For companies focused on K-12 students, it’s still really challenging to sell into schools and school districts because of the long sales cycle. This will likely become even harder, as local and state regulations stiff up. For companies that are targeting adult learners, the biggest hurdle continues to be customer acquisition and building a brand that learners can actually trust. As the space starts to mature, consumers are getting more aware of the right questions to ask and are less fooled by clever marketing.
An upcoming opportunity however, lies in the ‘free till employed’ space where not many companies are presently operating. The model works best for Higher Ed candidates that are on the market for employment, however do not possess the necessary skillset required to achieve their dream job. Players in the space provide the requisite skill training, and do not charge in return of their service, instead take a portion of the salaries of their students once they find jobs. Innovative models such as these will certainly grow exponentially in the coming years and will further open the doors for learners with international aspirations.
What about other factors such as a dated regulatory landscape and lack of parent education that could inhibit Edtech expansion to its full potential?
The current education system is geared towards teaching and testing knowledge at every level as opposed to teaching skills. Knowledge — read as information overload — is largely forgotten after exams are over. Still, year after year, Indian students focus on just cramming information. They have no choice, really. The best crammers are rewarded by the system. This is one of the fundamental flaws of India’s education system.
Indian parents need to be taught to trust the new, digital system of education. This requires central and state education boards to make fundamental changes and adopt them across school curriculums. Once the government provides an impetus to alternative learning in schools, only then can Edtech startups actively look at designing products for such learning and create a real impact on educational standards.
Globally, tech startups have been able to disrupt and expand markets across sectors only in those countries where the business framework is not restricted by government regulations and there is no resistance to change. In India, leading startups such as Paytm, Flipkart, Ola, Oyo, Swiggy, Bigbasket, Grofers, and many others have been able to disrupt various sectors by creating niche markets within the sectors. They not only capitalized on the traditional market space but also increased the market size of their respective sectors, creating future prospects by modernizing the segments and also expanding them for businesses to grow and innovate further.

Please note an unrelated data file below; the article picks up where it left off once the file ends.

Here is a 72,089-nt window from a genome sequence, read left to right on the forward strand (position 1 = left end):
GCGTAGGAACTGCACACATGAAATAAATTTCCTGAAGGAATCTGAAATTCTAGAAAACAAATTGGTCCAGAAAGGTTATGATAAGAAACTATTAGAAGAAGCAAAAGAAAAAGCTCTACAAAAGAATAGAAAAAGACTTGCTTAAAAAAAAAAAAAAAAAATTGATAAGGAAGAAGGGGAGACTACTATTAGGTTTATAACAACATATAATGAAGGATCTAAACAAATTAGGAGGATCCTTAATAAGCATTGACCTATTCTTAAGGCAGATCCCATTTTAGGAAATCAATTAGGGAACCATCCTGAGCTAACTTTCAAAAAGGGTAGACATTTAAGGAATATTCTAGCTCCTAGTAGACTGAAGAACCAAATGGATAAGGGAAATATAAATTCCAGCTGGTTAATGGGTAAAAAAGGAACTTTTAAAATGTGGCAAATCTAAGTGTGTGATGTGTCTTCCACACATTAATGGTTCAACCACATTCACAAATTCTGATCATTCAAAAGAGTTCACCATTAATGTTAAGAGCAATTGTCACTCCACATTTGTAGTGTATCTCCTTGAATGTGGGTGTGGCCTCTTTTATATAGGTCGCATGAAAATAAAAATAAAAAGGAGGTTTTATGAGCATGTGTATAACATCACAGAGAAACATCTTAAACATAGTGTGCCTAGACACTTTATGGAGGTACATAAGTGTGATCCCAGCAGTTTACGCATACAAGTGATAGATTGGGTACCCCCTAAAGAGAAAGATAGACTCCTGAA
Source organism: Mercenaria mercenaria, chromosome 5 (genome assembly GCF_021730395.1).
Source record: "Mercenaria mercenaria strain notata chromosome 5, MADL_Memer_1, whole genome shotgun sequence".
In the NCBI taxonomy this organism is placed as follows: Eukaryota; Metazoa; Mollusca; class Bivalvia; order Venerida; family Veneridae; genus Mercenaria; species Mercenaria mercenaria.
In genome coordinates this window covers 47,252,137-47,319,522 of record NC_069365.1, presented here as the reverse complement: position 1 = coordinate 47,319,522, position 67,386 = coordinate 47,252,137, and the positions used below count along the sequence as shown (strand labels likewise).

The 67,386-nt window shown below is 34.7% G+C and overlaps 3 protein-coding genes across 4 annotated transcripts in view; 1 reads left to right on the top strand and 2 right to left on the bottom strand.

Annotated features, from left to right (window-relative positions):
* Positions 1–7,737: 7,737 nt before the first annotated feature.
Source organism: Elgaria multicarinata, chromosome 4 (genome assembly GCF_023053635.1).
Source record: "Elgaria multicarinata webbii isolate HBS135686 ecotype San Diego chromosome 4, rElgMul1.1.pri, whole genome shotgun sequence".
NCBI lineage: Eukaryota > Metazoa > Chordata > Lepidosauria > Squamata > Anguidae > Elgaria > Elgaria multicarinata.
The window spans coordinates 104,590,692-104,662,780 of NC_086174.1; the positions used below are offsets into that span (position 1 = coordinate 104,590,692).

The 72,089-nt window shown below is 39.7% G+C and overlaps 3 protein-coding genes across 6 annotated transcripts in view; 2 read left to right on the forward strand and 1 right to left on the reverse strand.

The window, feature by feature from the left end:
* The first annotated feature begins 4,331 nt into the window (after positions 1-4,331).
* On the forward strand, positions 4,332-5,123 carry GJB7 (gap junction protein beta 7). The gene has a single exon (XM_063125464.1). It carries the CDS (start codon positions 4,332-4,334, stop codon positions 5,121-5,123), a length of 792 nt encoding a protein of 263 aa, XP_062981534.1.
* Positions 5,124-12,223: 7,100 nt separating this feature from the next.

Edtech startups, too, should get the socio-economic support they need to create the space for mainstream learning in the Indian market, else they will keep fighting for a share of the already existing, constant market size.
To sum up, while Edtech had been steadily making its presence felt over the past few years, with assisted learning tools that leverage robotics, ML etc., for developing cognitive learning among children, it is only now that it has found widespread appeal and mass adoption. The lockdown has also helped transform Edtech from an ‘optional’ tool adopted by elitist schools to a ‘mandatory’ mode of continuous learning, especially for schools, who have adopted it wholeheartedly. From facilitating teaching of regular term curriculum via virtual classrooms or recorded lectures for K12 students to offering professionals the opportunity to upgrade their skills, technology adopting in the education space has allowed allowing everyone with an internet connection and a smart device, to access knowledge and learn. Coupled with accelerated pace of innovations, and growing interest of investors in the Indian Edtech segment, the Indian education system is on an aggressive growth path, well equipped to create a more aware, more enabled and more responsible citizens of the future.